Morrison / The Blade
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They recalled times when, although a huge University of Michigan fan, he spent afternoons cheering for the Ohio State Buckeyes with his friends.

They also spoke of the love story that evolved when he met his wife. The two were married four days after he was called to active duty on Feb. 24, 2003.

"I was going to write a letter, but I couldn't find the words. But Andy taught me that actions speak louder than words. The biggest action he ever showed me was love," Mrs. Eckert said yesterday. "Because God gave Andy to me, I know what it is to be cherished."

Sergeant Eckert grew up in Whitehouse and graduated from Anthony Wayne in High School in 2000.

Yesterday, his body was interred with a military ceremony at Whitehouse Cemetery, complete with a gun salute and a flyover by an air ambulance helicopter.

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Brig. Gen. Michael Beasley, commander of the 88th Regional Readiness Command, presents a flag, right, to Deborah Cieslak, mother of the 24-year-old soldier.

Morrison / The Blade
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Members of the 983rd Battalion who have not been deployed or are home on leave honored their fellow soldier with a salute.

Members of their families were each given a Gerber daisy - "Andy and Tiphany's flower" - to place on his coffin, said Jackie Kidd-Lutzmann, family program coordinator for the battalion.

Mrs. Kidd-Lutzmann said it was touches such as the flowers, the bracelets, and the red, white, and blue magnets proclaiming "Freedom Isn't Free" that were attached to vehicles in the procession to the cemetery that Mrs. Eckert requested to make her husband's funeral special.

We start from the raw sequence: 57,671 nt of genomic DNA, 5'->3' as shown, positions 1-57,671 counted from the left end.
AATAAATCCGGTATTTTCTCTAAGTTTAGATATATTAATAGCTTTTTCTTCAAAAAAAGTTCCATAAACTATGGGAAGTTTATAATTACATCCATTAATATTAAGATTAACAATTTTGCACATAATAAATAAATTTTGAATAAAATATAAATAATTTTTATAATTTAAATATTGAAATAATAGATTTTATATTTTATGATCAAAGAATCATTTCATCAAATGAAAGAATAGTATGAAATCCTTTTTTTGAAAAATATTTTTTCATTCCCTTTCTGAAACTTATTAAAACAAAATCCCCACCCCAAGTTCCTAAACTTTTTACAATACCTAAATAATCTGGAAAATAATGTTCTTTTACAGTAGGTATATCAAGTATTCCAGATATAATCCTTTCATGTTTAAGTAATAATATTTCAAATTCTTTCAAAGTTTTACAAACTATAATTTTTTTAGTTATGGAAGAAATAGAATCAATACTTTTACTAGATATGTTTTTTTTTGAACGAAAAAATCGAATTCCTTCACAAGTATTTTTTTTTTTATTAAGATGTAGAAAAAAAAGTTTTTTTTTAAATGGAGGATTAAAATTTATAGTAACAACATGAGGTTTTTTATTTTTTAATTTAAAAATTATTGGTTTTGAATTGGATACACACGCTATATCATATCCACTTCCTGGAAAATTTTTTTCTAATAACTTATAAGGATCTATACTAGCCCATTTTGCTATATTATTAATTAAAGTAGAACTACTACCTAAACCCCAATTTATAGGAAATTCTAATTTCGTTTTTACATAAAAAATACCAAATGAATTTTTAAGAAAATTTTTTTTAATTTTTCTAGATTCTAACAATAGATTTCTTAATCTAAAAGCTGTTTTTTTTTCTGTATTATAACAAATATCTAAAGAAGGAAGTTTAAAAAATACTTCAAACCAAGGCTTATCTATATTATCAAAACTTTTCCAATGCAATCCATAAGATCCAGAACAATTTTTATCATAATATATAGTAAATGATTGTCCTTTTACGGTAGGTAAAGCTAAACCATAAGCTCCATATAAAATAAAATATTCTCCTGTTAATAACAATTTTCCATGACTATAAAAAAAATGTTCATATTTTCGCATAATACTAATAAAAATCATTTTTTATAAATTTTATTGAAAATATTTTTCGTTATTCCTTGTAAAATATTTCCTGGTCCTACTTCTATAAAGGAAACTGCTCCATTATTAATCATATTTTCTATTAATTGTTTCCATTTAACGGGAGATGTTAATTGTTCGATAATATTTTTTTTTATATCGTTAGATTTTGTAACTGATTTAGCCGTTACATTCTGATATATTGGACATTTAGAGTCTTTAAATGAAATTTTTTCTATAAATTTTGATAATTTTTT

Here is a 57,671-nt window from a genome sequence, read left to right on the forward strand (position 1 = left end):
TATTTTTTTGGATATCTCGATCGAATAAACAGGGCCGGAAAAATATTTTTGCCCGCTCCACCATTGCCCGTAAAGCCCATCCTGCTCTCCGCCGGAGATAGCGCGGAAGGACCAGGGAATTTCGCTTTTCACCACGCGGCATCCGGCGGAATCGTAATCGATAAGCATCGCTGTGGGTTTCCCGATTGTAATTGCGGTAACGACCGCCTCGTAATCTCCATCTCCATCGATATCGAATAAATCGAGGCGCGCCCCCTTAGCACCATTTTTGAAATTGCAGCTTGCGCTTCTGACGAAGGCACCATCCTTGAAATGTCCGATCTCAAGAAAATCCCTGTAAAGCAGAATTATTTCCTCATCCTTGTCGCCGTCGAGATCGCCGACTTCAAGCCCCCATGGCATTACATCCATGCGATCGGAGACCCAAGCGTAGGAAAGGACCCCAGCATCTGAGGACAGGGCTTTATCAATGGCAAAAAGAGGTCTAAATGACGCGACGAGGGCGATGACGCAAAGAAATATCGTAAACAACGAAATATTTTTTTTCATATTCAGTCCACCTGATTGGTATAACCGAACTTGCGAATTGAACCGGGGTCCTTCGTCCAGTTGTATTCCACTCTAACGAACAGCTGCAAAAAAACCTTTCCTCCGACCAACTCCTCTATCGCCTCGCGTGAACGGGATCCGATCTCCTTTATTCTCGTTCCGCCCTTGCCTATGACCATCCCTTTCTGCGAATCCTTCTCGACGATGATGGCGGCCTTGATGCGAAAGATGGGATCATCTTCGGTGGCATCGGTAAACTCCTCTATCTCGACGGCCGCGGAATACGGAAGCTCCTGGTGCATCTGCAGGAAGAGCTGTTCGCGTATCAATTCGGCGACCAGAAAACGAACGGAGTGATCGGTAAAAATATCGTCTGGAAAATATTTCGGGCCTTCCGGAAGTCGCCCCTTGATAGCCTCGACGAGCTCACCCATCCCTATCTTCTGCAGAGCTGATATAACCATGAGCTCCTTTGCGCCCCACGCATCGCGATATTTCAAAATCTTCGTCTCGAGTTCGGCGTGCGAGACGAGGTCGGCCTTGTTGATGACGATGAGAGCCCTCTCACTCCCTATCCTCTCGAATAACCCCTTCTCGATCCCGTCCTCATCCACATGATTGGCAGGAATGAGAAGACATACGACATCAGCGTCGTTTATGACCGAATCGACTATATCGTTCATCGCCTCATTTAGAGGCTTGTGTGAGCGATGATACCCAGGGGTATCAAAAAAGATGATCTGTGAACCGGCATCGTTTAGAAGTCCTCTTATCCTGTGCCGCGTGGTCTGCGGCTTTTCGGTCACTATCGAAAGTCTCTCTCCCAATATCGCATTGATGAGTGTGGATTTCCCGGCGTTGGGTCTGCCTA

Family members of the 983rd soldiers all wore pink, she said, to celebrate with "Andy and Tiphany's color."

"He was the only guy who could wear pink and still look macho," Mrs. Kidd-Lutzmann said. "He was a very, very special young man."

Sergeant Eckert's military experience began March 6, 2003, when he left for training. He arrived in Iraq on May 19, 2003.

He was originally with the 983rd Battalion, but transferred for a time to the 244th Engineering Battalion, based in Fort Collins, Colo. It was when the 983rd was mobilized in the summer of 2004 that Sergeant Eckert decided to return to Iraq with his battalion.

Sergeant Eckert was awarded several medals for his service, both before and after his death. Among them the Bronze Star for valor and his second Purple Heart - this time for giving his life to his country.

"This has been a very, very sad time but we're also very proud of Andy. It's incredible what he accomplished in his life," said Bret Howland, a close friend who said he thought of the young soldier as a son.

"We're never going to let his children forget who their daddy was. That's the goal from now on: to keep the spirit alive of Andy Eckert."

Contact Erica Blake at: eblake@theblade.com or 419-724-6076.